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February 16, 2009

"Passed the Bar - Hung a Shingle" - David H. Fuller

David H. Fuller is a solo practitioner in King County, Washington focusing on bankruptcy and criminal defense.  He's known as 'the tough times lawyer'.  Just open for six months he wanted to share his story. Most importantly, he also falls into the category of "Passed the Bar - Hung a Shingle" because he did so within 18 months of graduation.  It is also a relocation story. So for those who want to understand how to relocate to a state where you know no one and still open a solo practice, Dave's story can help.

Guest Blogger - David H. Fuller

Becoming a solo practitioner meant practicing law as the sum of all my parts. I’ve been solo now for about six months. I practice bankruptcy and criminal defense in Seattle. My fear after two years as a paralegal in a large DC law firm, three years of law school, and a year of clerking for a federal judge was that the law sort of picked you up and put you in a compartment. If the compartment didn’t fit, you were out of luck. It seemed like who you were mattered less than how you fitted in to the legal world. I’d seen it with my friends and colleagues and I felt it during recruiting season at law school. What I discovered is that if you can tolerate the risk of being a solo, you can make your own comfortable place in the law.

I went to law school knowing three things: 1) if I was going to the trouble of law school, then this would be my career; 2) I knew the realities of a big firm life from being a paralegal, and 3) I really wanted to work with and help real people. I floundered for my first two years, not really knowing if law school was the right place for me and not wanting to work in Chicago, where the vast majority of my school’s alums end up. In my third year, I discovered bankruptcy law and began to form this crazy plan about working for myself.

I really thought that being a solo was crazy. I had never started a business before, I had never seen myself as an entrepreneur, I was deeply in debt to the federal government, and I didn’t have deep ties to any one place or legal market. I got lucky by getting a federal clerkship, which gave me a year to defer my decision.

During my clerkship, I searched for the kind of job that you get after a clerkship, which is to say a big firm job. My wife and I decided to move to the Pacific Northwest, but I found that in the foundering economy, hiring in Portland and Seattle had focused inward on graduates of local schools that had ties to the firms. The thing of it was this was a very half-hearted search. I did all the usual stuff, sending resumés and cover letters, phone calls, a couple of interviews, but I didn’t want what they were selling. I didn’t want hierarchy, document review, and the often futile fight for partnership.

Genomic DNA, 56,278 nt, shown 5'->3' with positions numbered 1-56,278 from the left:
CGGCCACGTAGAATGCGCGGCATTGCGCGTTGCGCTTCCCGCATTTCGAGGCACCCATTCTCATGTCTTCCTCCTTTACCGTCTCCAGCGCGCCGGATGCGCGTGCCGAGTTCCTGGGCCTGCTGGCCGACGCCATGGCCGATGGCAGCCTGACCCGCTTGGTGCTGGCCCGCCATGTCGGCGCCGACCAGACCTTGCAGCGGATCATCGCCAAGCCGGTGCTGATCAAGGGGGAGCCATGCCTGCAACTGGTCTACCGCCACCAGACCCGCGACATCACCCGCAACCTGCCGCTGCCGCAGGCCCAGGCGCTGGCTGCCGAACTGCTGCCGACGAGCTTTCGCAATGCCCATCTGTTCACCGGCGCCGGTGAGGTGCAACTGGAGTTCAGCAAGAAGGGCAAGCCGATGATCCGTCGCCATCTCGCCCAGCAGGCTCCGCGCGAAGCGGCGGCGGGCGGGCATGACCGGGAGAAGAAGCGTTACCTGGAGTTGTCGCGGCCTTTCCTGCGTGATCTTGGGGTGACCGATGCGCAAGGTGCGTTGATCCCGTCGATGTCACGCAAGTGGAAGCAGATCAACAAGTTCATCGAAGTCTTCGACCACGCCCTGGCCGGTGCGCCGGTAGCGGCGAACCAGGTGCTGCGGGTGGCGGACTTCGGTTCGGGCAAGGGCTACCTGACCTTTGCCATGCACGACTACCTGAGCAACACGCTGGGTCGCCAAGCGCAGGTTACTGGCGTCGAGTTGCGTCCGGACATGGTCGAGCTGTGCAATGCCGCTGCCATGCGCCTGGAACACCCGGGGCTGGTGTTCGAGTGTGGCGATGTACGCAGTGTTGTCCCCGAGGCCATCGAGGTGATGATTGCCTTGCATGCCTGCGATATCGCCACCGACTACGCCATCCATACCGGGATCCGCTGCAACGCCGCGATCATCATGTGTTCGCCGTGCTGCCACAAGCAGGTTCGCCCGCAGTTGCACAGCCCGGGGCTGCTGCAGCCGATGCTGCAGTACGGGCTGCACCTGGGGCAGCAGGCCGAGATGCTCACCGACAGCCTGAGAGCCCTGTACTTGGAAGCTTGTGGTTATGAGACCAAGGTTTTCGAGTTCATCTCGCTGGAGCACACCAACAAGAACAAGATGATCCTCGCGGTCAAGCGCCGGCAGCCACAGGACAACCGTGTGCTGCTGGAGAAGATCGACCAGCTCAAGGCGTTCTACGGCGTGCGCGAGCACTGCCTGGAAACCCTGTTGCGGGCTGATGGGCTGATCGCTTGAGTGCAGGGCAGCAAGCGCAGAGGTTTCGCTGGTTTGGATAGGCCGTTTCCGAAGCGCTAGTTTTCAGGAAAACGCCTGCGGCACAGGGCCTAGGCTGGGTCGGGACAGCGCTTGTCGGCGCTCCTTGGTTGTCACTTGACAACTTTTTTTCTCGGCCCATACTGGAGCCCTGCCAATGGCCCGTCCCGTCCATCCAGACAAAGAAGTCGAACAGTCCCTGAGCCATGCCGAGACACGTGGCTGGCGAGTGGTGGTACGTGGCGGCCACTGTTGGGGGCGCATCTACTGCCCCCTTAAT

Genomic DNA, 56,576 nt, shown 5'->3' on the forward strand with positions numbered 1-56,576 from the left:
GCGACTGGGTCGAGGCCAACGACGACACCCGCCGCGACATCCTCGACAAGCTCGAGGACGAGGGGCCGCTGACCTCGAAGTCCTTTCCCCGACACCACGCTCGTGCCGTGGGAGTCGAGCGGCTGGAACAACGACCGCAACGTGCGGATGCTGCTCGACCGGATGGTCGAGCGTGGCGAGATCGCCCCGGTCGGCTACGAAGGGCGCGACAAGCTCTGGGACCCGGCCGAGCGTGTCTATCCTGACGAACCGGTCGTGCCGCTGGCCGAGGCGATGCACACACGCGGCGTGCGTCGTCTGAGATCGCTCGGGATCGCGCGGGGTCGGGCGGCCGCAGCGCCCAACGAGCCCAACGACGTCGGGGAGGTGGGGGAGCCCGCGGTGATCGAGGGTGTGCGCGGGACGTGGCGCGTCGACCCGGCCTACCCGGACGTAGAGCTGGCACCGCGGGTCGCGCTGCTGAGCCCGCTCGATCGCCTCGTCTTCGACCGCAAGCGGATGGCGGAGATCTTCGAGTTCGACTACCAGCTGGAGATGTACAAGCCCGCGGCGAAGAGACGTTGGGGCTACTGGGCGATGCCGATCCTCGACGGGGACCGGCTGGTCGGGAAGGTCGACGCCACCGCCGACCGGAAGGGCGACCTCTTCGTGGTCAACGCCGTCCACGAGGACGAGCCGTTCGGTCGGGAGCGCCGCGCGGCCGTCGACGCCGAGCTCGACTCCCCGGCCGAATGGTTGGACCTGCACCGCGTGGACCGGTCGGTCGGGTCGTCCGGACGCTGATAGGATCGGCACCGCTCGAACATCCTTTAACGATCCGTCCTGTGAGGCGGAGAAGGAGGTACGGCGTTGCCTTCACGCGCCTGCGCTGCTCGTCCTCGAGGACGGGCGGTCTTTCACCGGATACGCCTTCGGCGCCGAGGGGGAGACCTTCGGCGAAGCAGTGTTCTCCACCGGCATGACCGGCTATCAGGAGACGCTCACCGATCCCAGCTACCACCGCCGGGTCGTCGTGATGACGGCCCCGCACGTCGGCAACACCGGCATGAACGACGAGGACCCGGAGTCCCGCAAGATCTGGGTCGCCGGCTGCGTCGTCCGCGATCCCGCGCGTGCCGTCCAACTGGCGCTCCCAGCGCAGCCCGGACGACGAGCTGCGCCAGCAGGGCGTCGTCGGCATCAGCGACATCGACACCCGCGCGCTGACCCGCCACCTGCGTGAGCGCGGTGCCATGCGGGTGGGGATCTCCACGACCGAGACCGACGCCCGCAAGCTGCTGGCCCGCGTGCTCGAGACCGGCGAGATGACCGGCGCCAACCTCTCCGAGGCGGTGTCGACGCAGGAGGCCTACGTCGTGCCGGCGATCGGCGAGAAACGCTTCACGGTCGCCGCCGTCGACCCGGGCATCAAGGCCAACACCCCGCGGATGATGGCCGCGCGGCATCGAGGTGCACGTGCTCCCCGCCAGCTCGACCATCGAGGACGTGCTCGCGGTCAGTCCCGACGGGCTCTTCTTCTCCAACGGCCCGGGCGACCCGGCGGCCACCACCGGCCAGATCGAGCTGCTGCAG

When it became clear that no job offers were coming my way, I put my focus onto solo practice. I started working on a business plan, developing a practice plan, and trying to figure out how to be an entrepreneur. Along the way, I’ve had more than my fair share of missteps and made some cringe inducing mistakes, but six months in, I see a lot of potential.

Coming away from my first six months as a solo and my first six months as a practicing lawyer, I have one piece of advice: focus, focus, and focus. As a new lawyer and a new business owner I needed, and still need, to learn about a million different things. By centering myself on two areas of practice, I found that I was better able to pick up on the quirks of local practice, which gave me more time to figure out how to do things like file quarterly tax returns and find a good private investigator.

Being a solo let’s me be what I want to be, a lawyer. Everyday, I get to interact with people – some of them quite difficult – and help them make sense of their lives. Whether it’s a foreclosure or a criminal charge, I’ve been able to find at least one good alternative to abject surrender; and that makes me feel good.

I’ve come to believe that as long as I’m engaged with the law, engaged with my clients, engaged with ethics, and engaged with my community, my practice will succeed. I’ve always got my eye on the business side of things – money is nice – but I do believe that as long as I keep my eye on the law, strive to help my clients, then I’ll be a decent lawyer and make an honest living, and for that I am thankful.

David H. Fuller

1825 NW 65th Street
Seattle, WA 98117
(206) 789-8751
E-Mail: davidhfuller@toughtimeslawyer.com

(And in case you didn't see, check out our recent faculty announcements at Solo Practice University.

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Comments

gyi tsakalakis

I think we all benefit from a reminder of the benefits of maintaining an entrepreneurial spirit. This is especially true in today's tumultuous legal career climate.

Remy

Welcome Aboard!!!

Its not bad once you get used to the Water!!!

Elizabeth

Way to go David. Good idea to focus on two areas. We did the same thing. I have lots of friends in Seattle who are struggling to find firm work--I encourage them to follow your lead (so far they're not interested). Best of luck to you!

robin

Way to go...I ditto your sentiments. I was compartmentalized for 6 years....and then broke free--best day of my life....scary being solo....but it gives me passion...hey, you have to have passion to get paid and to keep getting up in the morning.

Mary

Thanks for this honest take on one solo's experience. It is inspiring and I wish you the best!

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